Kent County Land Bank
Land banks in Michigan, like that of Kent County, have made decisions that cost taxpayers and discriminate between property buyers.

Though property vacancy is a pressing problem in some areas of Michigan, the government land banks created to address it may be doing more harm than good. Some land banks have actually blocked private buyers from purchasing vacant property, and others have discriminatory sales policies. 

In the western part of the state, the Kent County Land Bank caused a stir last summer when it snapped up more than 40 vacant properties before tax auction. By doing so, the land bank blocked would-be buyers from bidding on the properties and eliminated the possibility of redevelopment occurring independently in the private market.

While offering reduced-priced homes to firefighters and police officers might sound like a nice idea, it’s preferential treatment.

That move cost taxpayers: The land bank spent more than $400,000 to buy those properties, and a taxpayer group estimated that the county could have received up to $1 million in additional sales revenue if the properties had been sold at auction.

State law prohibits land banks from acquiring property before tax auction, but the Kent County land bank worked around that by coordinating with county officials so that property was transferred first to the county and then to the land bank. Kent County commissioners recently voted to prohibit such coordination, but there are more than 35 other land banks throughout the state that may have similar practices.

The Kent County Land Bank’s actions have also favored certain property owners over others. For example, the land bank purchased an abandoned gas station on behalf of a hardware store company, and the property received special tax breaks. Phil Lamancusa, store manager of Nawara Brothers Home Store, located just two blocks away from the new hardware store, told MLive that the subsidized development will “... be major competition.” A city commissioner characterized the land bank’s actions as “picking winners and losers.”

To the east, similar land banks in Genesee County and Detroit have policies that discriminate between property buyers. The Genesee County Land Bank just approved a policy that offers properties at a 30 percent discount to police, fire, military veterans and other public health and safety personnel. Meanwhile, the Detroit Land Bank will pay the down payment for city employees, police officers or firefighters who purchase one of its properties.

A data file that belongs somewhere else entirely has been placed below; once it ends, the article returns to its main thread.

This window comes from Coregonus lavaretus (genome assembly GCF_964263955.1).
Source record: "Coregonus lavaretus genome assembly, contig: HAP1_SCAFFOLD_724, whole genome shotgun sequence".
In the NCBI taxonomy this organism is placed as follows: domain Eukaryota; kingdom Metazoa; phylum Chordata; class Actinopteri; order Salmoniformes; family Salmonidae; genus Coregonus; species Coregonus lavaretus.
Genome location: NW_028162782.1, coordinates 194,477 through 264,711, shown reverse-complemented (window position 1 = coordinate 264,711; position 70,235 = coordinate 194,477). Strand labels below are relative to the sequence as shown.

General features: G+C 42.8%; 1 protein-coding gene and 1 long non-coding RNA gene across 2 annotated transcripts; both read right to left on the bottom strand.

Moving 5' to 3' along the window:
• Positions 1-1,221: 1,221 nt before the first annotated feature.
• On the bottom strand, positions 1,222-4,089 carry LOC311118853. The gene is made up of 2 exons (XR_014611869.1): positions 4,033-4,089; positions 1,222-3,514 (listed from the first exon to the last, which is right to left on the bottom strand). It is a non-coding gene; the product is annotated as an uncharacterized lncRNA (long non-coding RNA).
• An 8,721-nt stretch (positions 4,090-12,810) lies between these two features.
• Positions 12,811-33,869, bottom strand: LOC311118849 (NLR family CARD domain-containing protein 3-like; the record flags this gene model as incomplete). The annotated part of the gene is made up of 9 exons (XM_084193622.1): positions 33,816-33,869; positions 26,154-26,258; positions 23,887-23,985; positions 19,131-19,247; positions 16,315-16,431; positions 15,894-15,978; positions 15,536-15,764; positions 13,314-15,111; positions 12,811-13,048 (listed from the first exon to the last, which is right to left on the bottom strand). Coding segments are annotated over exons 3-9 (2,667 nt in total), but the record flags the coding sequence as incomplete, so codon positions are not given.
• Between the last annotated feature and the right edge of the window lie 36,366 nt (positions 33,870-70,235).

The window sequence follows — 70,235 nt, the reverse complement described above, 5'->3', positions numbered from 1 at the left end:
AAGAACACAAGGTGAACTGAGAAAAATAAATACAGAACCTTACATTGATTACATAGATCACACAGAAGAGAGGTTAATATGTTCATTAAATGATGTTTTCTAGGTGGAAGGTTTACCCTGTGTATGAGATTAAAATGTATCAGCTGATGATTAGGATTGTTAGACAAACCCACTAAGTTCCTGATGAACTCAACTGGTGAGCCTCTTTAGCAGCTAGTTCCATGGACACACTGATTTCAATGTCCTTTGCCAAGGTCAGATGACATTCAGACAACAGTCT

While offering reduced-priced homes to firefighters and police officers might sound like a nice idea, it’s preferential treatment. Why do firefighters or police officers deserve a discount, but not private business owners or employees? People who run longstanding businesses and people who work to provide goods and services to others are also valuable members of a community.

The purpose of land banks is to get properties back into productive use — if officials are having difficulty selling vacant property, a lower price should be offered to all potential buyers.

The actions of the Kent County and Genesee County land banks directly conflict with the hope that land banks could work to get vacant, tax-foreclosed property back into private, productive use as quickly as possible. The state land bank law should be tightened to stop land banks from blocking private development and discriminating among buyers. The end goal is to reduce vacancy, not to give government officials the power to pick favored development projects while quashing others.

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Audrey Spalding is an education policy analyst for the Mackinac Center for Public Policy, a research and educational institute headquartered in Midland, Mich. Permission to reprint in whole or in part is hereby granted, provided that the author and the Center are properly cited.

Summary

While land banks originated from a desire to get abandoned properties back into productive use, they often arbitrarily block private development and indulge in preferential treatment that wastes taxpayer dollars. State land bank law should be tightened to reduce the occurrence of these negative effects.

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